Kernel Mode Drivers Manager is an interesting tool which can tell you much more about the drivers running on your PC.
Simply run the program on any 32 or 64-bit version of Windows (2000/ XP/ Vista/ 7/ Server 2003 and 2008 are supported) for the full list of loaded drivers. This includes the file path and name, publisher, description and load order, most usefully, although the driver's base address and image size are also available if you need them.
Looking for malware? Kernel Mode Drivers Manager can highlight suspect files, though slightly bizarrely this isn't turned on by default. Right-click within the list, select "Highlight Suspicious Modules", and if the program thinks a driver is dubious for whatever reason then it'll be highlighted in red. (This isn't exactly reliable, though, so don't start trying to delete files just because they are highlighted here, or you could make your situation very much worse.)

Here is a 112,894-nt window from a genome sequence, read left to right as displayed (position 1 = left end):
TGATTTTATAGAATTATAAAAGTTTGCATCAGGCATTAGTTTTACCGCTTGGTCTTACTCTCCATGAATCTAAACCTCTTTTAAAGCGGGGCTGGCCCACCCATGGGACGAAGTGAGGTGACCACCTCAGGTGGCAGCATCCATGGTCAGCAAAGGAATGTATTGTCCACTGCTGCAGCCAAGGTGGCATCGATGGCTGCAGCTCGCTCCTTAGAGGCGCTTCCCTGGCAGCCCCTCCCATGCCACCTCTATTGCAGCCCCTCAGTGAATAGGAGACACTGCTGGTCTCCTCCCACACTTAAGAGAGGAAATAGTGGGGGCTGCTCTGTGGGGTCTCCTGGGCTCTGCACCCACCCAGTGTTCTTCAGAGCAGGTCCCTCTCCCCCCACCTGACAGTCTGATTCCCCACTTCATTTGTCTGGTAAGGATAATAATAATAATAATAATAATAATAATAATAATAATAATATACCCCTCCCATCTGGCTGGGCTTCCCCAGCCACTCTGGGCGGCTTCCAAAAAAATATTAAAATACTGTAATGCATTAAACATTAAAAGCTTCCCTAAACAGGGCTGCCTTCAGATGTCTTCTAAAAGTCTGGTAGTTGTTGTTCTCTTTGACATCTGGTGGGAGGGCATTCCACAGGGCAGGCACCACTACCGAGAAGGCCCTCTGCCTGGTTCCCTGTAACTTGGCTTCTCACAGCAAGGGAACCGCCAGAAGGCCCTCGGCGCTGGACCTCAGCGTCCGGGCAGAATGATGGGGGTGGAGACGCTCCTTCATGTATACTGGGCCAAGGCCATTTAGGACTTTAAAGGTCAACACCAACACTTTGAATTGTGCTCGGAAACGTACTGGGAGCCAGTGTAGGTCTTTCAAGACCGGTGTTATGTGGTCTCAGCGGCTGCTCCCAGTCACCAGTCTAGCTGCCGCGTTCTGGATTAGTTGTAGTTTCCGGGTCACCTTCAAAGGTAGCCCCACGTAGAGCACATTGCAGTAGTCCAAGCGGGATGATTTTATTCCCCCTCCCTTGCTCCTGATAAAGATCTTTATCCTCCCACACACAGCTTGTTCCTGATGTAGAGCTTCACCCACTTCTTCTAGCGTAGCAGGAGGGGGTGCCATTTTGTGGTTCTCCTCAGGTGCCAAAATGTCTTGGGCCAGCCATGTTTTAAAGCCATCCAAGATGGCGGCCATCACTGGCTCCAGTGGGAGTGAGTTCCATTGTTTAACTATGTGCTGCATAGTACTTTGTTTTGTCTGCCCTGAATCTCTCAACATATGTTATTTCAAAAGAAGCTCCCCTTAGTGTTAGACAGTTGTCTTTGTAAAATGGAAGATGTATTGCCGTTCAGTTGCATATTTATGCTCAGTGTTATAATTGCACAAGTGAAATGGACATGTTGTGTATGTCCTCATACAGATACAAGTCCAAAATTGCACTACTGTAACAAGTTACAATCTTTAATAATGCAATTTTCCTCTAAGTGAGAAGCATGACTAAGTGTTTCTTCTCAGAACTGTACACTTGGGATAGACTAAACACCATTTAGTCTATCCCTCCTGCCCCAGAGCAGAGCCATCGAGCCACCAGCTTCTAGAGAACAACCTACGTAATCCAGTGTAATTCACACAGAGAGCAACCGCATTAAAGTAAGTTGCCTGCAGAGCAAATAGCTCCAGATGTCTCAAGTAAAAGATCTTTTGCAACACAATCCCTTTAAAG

The program can also hide Microsoft drivers with another right-click option. That can be handy when you're troubleshooting as you'll then see only drivers associated with applications you've installed.
If you spot a driver you don't recognise, then right-click it, select Search on Google > Filename, and a browser window should open with more information.
And Kernel Mode Drivers Manager can even copy some or all of your drivers to a folder somewhere, which may be useful if you need to analyse them in some other way (or perhaps just want to back them up).
This isn't the type of program you'll need often, but when you'd like to find out more about your system's drivers then Kernel Mode Drivers Manager is a good place to start looking.